Where to Use Keywords for Blog SEO

Keywords-for-Blog-SEO

Where to Use Keywords for Blog SEO  by Zach Prez

Search engine optimization is the key to successful photography marketing, and understanding SEO is more simple than you may expect. Search engines find web pages talking about the same words searched for by the user. But it doesn’t look anywhere and everywhere for keyword placement. Keyword hotspots can be more effective for ranking. This post talks about the most important places for keyword usage in photography blog posts.

Before you optimize every post in your photoblog, start by picking two or three critically important posts for search. Go back and edit those for SEO to get a feel for this process. You should realize that it’s much more effective (for ranking and for time management) this way because it’s much easier to create new optimize posts than to correct an existing one.

Two Critical Keyword Hotspots

A webpage title and URL clearly describe the topic of any webpage. Thus, Google looks here first to understand your page and matches it against the user search phrase. Make sure the name of your blog post (the headline) uses a quality key phrase that someone might search, because this phrase will almost always repeat itself in the post title and post URL (permalink). For example, we see from the title and URL below an old post that clearly tells users and search engines this is a page about Splash Page Builder on the CMD website.

 

Text within the Post

Now comes optimizing the text of the post. You’re going to hate me for this, but the post should be 300 words or more for optimal SEO efficiency. That is the first major hurdle. I know it’s hard to write 300 words for every post. The good news is you only need to write that many words for the posts you want to see appear in Google. The first thing you need is clarity about the phrase you are trying to rank this post for. That phrase (variations of it are fine) should already be in the post title and definitely needs to be in the first paragraph of text. Search already knows from the title and URL what your page is about, so no need to slam the keyword into the text a million times.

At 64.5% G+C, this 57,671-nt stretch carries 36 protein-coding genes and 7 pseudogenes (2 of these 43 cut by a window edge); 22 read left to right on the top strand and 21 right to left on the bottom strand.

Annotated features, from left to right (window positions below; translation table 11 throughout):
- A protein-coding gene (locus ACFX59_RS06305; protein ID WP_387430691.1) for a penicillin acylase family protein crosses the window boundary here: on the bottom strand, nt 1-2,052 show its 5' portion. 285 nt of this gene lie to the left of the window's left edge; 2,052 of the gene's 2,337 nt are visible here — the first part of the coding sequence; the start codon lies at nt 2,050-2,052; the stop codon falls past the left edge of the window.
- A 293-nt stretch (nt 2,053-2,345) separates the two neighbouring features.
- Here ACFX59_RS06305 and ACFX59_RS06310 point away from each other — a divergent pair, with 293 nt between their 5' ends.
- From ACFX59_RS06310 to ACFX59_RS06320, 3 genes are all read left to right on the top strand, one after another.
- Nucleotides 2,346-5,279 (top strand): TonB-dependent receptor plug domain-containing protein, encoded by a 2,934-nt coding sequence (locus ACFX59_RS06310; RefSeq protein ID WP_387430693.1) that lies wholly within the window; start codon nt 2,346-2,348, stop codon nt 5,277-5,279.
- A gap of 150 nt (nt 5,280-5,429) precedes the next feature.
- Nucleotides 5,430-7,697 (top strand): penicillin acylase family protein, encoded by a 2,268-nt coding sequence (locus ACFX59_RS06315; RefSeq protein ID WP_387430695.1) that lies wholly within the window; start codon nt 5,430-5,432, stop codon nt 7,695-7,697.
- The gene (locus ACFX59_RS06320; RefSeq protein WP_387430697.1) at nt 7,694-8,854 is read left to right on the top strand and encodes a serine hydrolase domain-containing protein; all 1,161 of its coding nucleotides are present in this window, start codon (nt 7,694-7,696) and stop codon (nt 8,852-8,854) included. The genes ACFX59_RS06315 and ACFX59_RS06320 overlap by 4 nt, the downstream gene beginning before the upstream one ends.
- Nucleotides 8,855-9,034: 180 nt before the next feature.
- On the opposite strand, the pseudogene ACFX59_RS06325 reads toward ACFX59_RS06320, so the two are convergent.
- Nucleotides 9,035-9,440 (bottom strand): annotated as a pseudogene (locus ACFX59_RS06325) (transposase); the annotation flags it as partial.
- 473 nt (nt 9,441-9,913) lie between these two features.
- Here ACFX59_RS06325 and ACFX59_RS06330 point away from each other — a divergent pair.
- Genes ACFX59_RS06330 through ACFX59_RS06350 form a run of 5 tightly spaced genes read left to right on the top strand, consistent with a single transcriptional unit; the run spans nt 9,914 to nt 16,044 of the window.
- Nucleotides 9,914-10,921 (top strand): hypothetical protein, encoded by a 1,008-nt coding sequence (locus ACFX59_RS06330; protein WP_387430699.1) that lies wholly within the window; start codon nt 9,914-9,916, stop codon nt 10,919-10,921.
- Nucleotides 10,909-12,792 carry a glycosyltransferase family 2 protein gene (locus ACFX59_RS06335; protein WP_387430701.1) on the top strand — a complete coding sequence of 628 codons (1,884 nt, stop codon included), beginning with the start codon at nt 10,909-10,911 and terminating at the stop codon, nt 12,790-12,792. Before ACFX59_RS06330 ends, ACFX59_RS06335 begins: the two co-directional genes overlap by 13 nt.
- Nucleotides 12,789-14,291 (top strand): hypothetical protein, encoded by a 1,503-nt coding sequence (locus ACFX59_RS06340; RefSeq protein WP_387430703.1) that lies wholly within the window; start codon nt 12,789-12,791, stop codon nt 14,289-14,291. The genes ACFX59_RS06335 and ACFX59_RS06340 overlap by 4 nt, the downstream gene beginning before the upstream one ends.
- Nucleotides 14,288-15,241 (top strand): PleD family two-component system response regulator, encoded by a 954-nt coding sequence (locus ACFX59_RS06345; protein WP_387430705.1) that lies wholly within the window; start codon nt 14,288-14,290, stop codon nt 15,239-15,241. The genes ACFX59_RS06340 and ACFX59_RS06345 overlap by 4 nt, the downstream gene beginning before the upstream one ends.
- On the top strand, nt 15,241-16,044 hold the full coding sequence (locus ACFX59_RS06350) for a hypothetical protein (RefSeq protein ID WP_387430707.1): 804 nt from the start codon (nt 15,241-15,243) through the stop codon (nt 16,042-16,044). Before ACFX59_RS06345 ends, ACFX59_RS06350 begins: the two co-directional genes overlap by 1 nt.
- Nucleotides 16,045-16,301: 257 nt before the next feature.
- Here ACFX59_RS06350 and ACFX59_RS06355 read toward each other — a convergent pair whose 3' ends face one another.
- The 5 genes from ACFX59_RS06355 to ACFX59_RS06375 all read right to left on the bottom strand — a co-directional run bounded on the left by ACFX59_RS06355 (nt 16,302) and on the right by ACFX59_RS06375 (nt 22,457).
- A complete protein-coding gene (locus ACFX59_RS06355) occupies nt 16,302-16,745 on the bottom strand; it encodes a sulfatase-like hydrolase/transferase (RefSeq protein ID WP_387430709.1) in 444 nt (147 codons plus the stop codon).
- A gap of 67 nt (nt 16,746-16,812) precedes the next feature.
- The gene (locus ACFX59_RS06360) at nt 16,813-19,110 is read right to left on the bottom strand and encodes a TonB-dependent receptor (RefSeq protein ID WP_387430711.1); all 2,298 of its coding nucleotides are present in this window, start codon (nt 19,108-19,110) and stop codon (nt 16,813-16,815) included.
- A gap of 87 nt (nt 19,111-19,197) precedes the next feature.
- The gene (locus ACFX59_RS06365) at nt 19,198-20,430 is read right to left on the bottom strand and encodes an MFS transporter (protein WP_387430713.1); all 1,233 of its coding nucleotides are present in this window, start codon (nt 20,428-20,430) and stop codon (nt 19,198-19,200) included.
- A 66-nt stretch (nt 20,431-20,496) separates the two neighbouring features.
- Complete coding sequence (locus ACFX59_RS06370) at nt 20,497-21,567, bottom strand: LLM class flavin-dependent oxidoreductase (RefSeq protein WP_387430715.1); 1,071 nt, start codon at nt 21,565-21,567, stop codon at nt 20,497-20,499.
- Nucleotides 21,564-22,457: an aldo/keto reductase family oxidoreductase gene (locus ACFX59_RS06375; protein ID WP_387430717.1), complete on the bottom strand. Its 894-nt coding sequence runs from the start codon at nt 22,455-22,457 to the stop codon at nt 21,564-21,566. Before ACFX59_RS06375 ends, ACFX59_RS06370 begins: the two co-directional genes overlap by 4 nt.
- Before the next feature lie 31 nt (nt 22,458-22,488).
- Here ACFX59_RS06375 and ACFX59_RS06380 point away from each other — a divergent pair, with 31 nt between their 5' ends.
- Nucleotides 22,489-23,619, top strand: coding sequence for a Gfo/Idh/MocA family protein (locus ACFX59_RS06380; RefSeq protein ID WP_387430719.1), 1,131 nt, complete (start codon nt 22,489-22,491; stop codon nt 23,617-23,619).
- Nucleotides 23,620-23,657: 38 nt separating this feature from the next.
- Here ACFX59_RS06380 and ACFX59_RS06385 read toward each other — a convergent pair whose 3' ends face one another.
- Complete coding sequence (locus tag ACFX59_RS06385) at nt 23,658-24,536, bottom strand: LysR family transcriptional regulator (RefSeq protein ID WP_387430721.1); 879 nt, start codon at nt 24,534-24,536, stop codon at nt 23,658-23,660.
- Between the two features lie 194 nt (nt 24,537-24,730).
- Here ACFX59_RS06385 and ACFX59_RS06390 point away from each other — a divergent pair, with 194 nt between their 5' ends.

What not to do with your key phrases: 

  • Use it in more than 5% of the total words on the page
  • List them in a long list, like all the cities you want to rank for listed out on your homepage
  • Repeat them in all of the image alt texts

Google likes pages that read naturally, which is why you don’t repeat the same phrase multiple times. Use variations, related ideas, and similar verbiage about your industry and Google will give your page more value than if you used the same word over and over. I use Scribe (affiliate) in WordPress to check all of this for me on every post I write. I can quickly get an analysis of which steps I missed, and a breakdown of which words I used most frequently. I recommend trying a month just to get you in the habit of writing posts properly for SEO.

Locations Where Keywords Don’t Matter

Years ago, clever site owners spammed many of the search fields with keywords to the point that they no longer carry any search value in most algorithms. Meta keywords and keyword
tags don’t help rank at all! They’re a waste of time.

Heading tags (H1, H2, etc) have lost nearly all their SEO respect. Most blog systems convert the post headline to an H1 tag, but you don’t need to worry much about this. Just like meta keywords and tags these fields have been overused and driven to extinction. Similarly, there’s no need to load keywords into meta descriptions or blog categories. Meta descriptions do have search value because they appear in search results and may convince a searcher to click your link, but the keywords in this description don’t help you rank any better. Blog categories only help if the category name shows in the URL of all your posts (permalinkstructure is /%category%/%postname%/).

Hungry for More?

 

 

 Zach Prez is a dad and social cyclist who loves to talk marketing over a cup of Lipton tea. His 7th ebook, 55 Smart Web Ideas for Photographers helps photographers get more clients with photography websites You’re going to make your money back with your first booking!

 

 

 

 

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June 19, 2012